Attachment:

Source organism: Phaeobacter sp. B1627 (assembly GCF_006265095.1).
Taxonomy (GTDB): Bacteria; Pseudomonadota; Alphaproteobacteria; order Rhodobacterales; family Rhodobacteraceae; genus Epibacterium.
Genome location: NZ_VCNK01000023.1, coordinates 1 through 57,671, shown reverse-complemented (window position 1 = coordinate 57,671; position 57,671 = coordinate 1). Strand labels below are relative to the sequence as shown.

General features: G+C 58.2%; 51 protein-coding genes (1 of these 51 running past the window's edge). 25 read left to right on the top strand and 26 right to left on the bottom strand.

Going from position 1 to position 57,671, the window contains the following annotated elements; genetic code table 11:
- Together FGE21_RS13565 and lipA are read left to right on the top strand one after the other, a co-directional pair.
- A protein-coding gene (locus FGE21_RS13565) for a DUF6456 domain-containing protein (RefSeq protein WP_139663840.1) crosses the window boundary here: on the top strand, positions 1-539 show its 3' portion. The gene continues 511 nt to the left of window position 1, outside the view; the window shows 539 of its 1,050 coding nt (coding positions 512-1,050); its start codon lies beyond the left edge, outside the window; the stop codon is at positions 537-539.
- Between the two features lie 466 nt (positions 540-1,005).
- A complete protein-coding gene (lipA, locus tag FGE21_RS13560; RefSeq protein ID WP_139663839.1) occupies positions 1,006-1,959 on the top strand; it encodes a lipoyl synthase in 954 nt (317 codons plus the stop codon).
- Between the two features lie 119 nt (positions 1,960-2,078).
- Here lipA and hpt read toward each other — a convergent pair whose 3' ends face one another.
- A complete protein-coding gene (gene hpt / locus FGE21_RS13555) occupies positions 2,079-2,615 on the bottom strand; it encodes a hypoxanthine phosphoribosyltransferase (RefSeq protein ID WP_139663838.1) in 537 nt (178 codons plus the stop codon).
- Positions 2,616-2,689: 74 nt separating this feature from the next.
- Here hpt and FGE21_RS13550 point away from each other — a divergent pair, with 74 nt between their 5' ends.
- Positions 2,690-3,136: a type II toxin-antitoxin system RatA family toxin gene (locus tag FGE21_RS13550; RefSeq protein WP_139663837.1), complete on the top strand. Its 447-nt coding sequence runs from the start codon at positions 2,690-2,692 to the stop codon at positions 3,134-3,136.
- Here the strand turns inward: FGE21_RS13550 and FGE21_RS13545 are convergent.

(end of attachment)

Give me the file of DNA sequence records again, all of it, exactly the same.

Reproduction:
Source organism: Phaeobacter sp. B1627 (assembly GCF_006265095.1).
Taxonomy (GTDB): Bacteria; Pseudomonadota; Alphaproteobacteria; order Rhodobacterales; family Rhodobacteraceae; genus Epibacterium.
Genome location: NZ_VCNK01000023.1, coordinates 1 through 57,671, shown reverse-complemented (window position 1 = coordinate 57,671; position 57,671 = coordinate 1). Strand labels below are relative to the sequence as shown.

General features: G+C 58.2%; 51 protein-coding genes (1 of these 51 running past the window's edge). 25 read left to right on the top strand and 26 right to left on the bottom strand.

Going from position 1 to position 57,671, the window contains the following annotated elements; genetic code table 11:
- Together FGE21_RS13565 and lipA are read left to right on the top strand one after the other, a co-directional pair.
- A protein-coding gene (locus FGE21_RS13565) for a DUF6456 domain-containing protein (RefSeq protein WP_139663840.1) crosses the window boundary here: on the top strand, positions 1-539 show its 3' portion. The gene continues 511 nt to the left of window position 1, outside the view; the window shows 539 of its 1,050 coding nt (coding positions 512-1,050); its start codon lies beyond the left edge, outside the window; the stop codon is at positions 537-539.
- Between the two features lie 466 nt (positions 540-1,005).
- A complete protein-coding gene (lipA, locus tag FGE21_RS13560; RefSeq protein ID WP_139663839.1) occupies positions 1,006-1,959 on the top strand; it encodes a lipoyl synthase in 954 nt (317 codons plus the stop codon).
- Between the two features lie 119 nt (positions 1,960-2,078).
- Here lipA and hpt read toward each other — a convergent pair whose 3' ends face one another.
- A complete protein-coding gene (gene hpt / locus FGE21_RS13555) occupies positions 2,079-2,615 on the bottom strand; it encodes a hypoxanthine phosphoribosyltransferase (RefSeq protein ID WP_139663838.1) in 537 nt (178 codons plus the stop codon).
- Positions 2,616-2,689: 74 nt separating this feature from the next.
- Here hpt and FGE21_RS13550 point away from each other — a divergent pair, with 74 nt between their 5' ends.
- Positions 2,690-3,136: a type II toxin-antitoxin system RatA family toxin gene (locus tag FGE21_RS13550; RefSeq protein WP_139663837.1), complete on the top strand. Its 447-nt coding sequence runs from the start codon at positions 2,690-2,692 to the stop codon at positions 3,134-3,136.
- Here the strand turns inward: FGE21_RS13550 and FGE21_RS13545 are convergent.